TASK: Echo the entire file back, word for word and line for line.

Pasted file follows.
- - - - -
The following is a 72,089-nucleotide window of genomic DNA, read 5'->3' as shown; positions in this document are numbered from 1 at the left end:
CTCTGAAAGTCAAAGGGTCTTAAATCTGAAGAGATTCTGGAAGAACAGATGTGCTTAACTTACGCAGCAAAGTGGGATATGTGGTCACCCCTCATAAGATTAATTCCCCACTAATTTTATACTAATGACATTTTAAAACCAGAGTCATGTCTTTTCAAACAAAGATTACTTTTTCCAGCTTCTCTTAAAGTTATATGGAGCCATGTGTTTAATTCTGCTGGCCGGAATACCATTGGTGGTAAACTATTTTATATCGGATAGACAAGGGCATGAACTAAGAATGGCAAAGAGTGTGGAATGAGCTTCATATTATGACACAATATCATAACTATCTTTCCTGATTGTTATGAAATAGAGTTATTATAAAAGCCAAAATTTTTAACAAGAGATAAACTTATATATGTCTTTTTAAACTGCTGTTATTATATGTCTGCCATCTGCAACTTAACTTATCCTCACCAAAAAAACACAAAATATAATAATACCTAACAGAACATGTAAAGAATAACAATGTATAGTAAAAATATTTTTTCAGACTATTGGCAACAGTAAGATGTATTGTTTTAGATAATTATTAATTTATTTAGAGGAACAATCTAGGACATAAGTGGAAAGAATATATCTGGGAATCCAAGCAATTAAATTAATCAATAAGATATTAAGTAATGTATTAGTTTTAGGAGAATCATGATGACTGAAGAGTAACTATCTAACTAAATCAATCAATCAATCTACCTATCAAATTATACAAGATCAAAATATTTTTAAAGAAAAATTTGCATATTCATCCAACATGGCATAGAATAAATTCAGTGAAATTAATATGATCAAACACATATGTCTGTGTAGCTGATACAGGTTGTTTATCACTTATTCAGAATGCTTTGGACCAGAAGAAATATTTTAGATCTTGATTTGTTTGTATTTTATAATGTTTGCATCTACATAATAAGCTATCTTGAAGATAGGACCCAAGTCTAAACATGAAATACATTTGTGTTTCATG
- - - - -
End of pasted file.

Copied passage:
The following is a 72,089-nucleotide window of genomic DNA, read 5'->3' as shown; positions in this document are numbered from 1 at the left end:
CTCTGAAAGTCAAAGGGTCTTAAATCTGAAGAGATTCTGGAAGAACAGATGTGCTTAACTTACGCAGCAAAGTGGGATATGTGGTCACCCCTCATAAGATTAATTCCCCACTAATTTTATACTAATGACATTTTAAAACCAGAGTCATGTCTTTTCAAACAAAGATTACTTTTTCCAGCTTCTCTTAAAGTTATATGGAGCCATGTGTTTAATTCTGCTGGCCGGAATACCATTGGTGGTAAACTATTTTATATCGGATAGACAAGGGCATGAACTAAGAATGGCAAAGAGTGTGGAATGAGCTTCATATTATGACACAATATCATAACTATCTTTCCTGATTGTTATGAAATAGAGTTATTATAAAAGCCAAAATTTTTAACAAGAGATAAACTTATATATGTCTTTTTAAACTGCTGTTATTATATGTCTGCCATCTGCAACTTAACTTATCCTCACCAAAAAAACACAAAATATAATAATACCTAACAGAACATGTAAAGAATAACAATGTATAGTAAAAATATTTTTTCAGACTATTGGCAACAGTAAGATGTATTGTTTTAGATAATTATTAATTTATTTAGAGGAACAATCTAGGACATAAGTGGAAAGAATATATCTGGGAATCCAAGCAATTAAATTAATCAATAAGATATTAAGTAATGTATTAGTTTTAGGAGAATCATGATGACTGAAGAGTAACTATCTAACTAAATCAATCAATCAATCTACCTATCAAATTATACAAGATCAAAATATTTTTAAAGAAAAATTTGCATATTCATCCAACATGGCATAGAATAAATTCAGTGAAATTAATATGATCAAACACATATGTCTGTGTAGCTGATACAGGTTGTTTATCACTTATTCAGAATGCTTTGGACCAGAAGAAATATTTTAGATCTTGATTTGTTTGTATTTTATAATGTTTGCATCTACATAATAAGCTATCTTGAAGATAGGACCCAAGTCTAAACATGAAATACATTTGTGTTTCATG